For first time, Supreme Court might have to set South Dakota legislative districts

PIERRE, S.D. (KELO) — It’s possible the House and Senate won’t agree Monday when lawmakers meet in special session on where to put boundaries for legislative districts that would apply in elections the next 10 years. If there is a stalemate, that duty, known as reapportionment, would fall, for the first time, upon the South Dakota Supreme Court.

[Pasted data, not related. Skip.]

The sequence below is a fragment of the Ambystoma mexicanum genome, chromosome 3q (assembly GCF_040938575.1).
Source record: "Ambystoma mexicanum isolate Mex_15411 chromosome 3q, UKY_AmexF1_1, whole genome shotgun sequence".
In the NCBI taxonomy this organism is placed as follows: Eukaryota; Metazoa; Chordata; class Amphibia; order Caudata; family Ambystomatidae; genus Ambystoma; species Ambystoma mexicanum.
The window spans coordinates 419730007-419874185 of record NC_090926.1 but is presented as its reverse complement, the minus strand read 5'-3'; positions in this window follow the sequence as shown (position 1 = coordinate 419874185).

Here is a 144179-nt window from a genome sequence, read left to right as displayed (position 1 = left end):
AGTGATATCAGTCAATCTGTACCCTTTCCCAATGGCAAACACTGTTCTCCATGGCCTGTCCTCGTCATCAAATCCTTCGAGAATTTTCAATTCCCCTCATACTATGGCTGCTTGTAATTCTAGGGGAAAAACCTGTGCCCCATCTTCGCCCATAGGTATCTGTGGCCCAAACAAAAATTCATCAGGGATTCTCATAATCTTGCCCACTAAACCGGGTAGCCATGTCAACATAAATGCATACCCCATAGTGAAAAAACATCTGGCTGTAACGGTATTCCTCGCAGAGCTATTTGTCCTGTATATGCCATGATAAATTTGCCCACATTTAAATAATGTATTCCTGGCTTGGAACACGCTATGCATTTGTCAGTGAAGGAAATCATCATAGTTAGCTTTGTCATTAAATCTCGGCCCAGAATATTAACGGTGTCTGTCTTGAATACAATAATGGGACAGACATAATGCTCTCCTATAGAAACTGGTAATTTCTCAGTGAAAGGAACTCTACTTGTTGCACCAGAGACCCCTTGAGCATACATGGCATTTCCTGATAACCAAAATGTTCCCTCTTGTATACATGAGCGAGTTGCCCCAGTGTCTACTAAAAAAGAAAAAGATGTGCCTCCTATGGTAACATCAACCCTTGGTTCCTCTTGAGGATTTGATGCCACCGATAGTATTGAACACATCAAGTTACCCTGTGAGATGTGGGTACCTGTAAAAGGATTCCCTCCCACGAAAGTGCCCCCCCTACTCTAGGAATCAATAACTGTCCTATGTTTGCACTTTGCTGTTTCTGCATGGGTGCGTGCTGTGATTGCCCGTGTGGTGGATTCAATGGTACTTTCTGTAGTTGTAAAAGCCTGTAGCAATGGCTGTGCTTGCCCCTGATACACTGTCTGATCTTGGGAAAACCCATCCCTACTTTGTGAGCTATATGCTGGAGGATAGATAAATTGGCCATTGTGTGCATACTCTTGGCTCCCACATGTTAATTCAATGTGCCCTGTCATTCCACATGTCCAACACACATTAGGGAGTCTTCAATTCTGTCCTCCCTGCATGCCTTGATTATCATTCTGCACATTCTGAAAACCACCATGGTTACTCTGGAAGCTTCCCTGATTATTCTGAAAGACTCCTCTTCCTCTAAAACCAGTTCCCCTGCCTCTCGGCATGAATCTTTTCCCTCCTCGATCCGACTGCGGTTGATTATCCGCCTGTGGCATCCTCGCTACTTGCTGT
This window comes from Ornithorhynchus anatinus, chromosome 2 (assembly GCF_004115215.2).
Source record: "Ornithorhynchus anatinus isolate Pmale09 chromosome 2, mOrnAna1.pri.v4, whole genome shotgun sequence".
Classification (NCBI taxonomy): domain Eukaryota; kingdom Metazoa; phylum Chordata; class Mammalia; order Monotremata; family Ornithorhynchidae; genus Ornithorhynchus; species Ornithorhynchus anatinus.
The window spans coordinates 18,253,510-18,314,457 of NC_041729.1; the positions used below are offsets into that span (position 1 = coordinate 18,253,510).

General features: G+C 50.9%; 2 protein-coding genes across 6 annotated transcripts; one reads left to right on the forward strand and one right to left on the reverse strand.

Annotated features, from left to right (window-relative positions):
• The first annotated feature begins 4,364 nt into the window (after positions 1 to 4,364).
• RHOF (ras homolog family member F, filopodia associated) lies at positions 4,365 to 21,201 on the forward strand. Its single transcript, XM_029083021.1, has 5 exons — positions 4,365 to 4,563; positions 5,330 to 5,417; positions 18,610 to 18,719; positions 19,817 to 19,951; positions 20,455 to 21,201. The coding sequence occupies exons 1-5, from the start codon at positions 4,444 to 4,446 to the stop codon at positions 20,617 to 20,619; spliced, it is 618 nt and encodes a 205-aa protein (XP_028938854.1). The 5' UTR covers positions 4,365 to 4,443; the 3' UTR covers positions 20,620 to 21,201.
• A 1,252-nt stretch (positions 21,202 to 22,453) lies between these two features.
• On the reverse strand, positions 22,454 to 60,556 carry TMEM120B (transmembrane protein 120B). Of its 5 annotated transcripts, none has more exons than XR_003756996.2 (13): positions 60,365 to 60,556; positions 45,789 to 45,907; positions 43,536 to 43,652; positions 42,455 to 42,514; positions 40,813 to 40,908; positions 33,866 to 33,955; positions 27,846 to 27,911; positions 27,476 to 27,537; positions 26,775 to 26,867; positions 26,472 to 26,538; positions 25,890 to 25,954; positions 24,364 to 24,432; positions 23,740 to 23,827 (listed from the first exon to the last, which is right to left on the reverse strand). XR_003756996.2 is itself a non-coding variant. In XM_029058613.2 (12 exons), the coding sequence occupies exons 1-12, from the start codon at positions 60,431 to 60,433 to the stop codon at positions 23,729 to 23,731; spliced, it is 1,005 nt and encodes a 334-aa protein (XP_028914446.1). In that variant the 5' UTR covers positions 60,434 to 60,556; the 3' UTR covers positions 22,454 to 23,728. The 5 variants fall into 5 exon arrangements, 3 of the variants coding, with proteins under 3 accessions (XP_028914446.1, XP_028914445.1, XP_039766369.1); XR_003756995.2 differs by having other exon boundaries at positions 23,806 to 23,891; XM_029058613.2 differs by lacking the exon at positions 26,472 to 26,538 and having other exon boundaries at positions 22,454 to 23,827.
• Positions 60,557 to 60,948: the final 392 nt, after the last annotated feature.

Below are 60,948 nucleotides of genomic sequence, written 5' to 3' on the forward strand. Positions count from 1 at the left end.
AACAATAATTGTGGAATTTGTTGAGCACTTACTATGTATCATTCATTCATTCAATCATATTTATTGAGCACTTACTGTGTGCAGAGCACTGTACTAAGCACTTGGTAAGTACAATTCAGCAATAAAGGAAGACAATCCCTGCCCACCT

South Dakota voters in 1982 amended the reapportionment section of the state constitution and handed the Supreme Court the duty to break a legislative deadlock on district boundaries. The five justices replaced a five-person board. The change won approval 122,704 to 112,184.